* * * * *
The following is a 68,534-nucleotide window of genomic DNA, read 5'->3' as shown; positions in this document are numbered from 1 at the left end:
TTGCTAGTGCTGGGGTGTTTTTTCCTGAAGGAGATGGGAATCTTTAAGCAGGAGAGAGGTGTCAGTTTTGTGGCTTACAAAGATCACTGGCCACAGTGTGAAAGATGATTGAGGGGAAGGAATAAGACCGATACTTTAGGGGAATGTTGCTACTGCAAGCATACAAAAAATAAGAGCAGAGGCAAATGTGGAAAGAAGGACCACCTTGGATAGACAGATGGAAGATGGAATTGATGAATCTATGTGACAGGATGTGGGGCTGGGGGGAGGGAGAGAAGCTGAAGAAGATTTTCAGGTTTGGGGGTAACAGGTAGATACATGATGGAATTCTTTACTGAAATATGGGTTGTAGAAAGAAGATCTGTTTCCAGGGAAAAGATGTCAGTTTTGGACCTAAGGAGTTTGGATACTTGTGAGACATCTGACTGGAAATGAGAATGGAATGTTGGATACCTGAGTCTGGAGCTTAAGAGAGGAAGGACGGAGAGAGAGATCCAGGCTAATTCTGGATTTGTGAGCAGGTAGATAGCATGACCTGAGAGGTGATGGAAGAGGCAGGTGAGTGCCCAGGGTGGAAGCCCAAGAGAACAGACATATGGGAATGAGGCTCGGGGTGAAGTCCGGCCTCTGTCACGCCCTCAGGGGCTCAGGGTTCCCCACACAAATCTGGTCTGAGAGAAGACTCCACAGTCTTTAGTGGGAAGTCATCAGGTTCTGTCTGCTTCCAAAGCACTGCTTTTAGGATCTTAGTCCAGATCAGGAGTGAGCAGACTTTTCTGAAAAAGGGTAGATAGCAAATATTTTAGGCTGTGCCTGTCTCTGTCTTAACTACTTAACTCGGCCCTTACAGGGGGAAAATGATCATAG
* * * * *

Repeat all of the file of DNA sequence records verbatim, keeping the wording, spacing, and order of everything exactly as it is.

The following is a 68,534-nucleotide window of genomic DNA, read 5'->3' as shown; positions in this document are numbered from 1 at the left end:
TTGCTAGTGCTGGGGTGTTTTTTCCTGAAGGAGATGGGAATCTTTAAGCAGGAGAGAGGTGTCAGTTTTGTGGCTTACAAAGATCACTGGCCACAGTGTGAAAGATGATTGAGGGGAAGGAATAAGACCGATACTTTAGGGGAATGTTGCTACTGCAAGCATACAAAAAATAAGAGCAGAGGCAAATGTGGAAAGAAGGACCACCTTGGATAGACAGATGGAAGATGGAATTGATGAATCTATGTGACAGGATGTGGGGCTGGGGGGAGGGAGAGAAGCTGAAGAAGATTTTCAGGTTTGGGGGTAACAGGTAGATACATGATGGAATTCTTTACTGAAATATGGGTTGTAGAAAGAAGATCTGTTTCCAGGGAAAAGATGTCAGTTTTGGACCTAAGGAGTTTGGATACTTGTGAGACATCTGACTGGAAATGAGAATGGAATGTTGGATACCTGAGTCTGGAGCTTAAGAGAGGAAGGACGGAGAGAGAGATCCAGGCTAATTCTGGATTTGTGAGCAGGTAGATAGCATGACCTGAGAGGTGATGGAAGAGGCAGGTGAGTGCCCAGGGTGGAAGCCCAAGAGAACAGACATATGGGAATGAGGCTCGGGGTGAAGTCCGGCCTCTGTCACGCCCTCAGGGGCTCAGGGTTCCCCACACAAATCTGGTCTGAGAGAAGACTCCACAGTCTTTAGTGGGAAGTCATCAGGTTCTGTCTGCTTCCAAAGCACTGCTTTTAGGATCTTAGTCCAGATCAGGAGTGAGCAGACTTTTCTGAAAAAGGGTAGATAGCAAATATTTTAGGCTGTGCCTGTCTCTGTCTTAACTACTTAACTCGGCCCTTACAGGGGGAAAATGATCATAG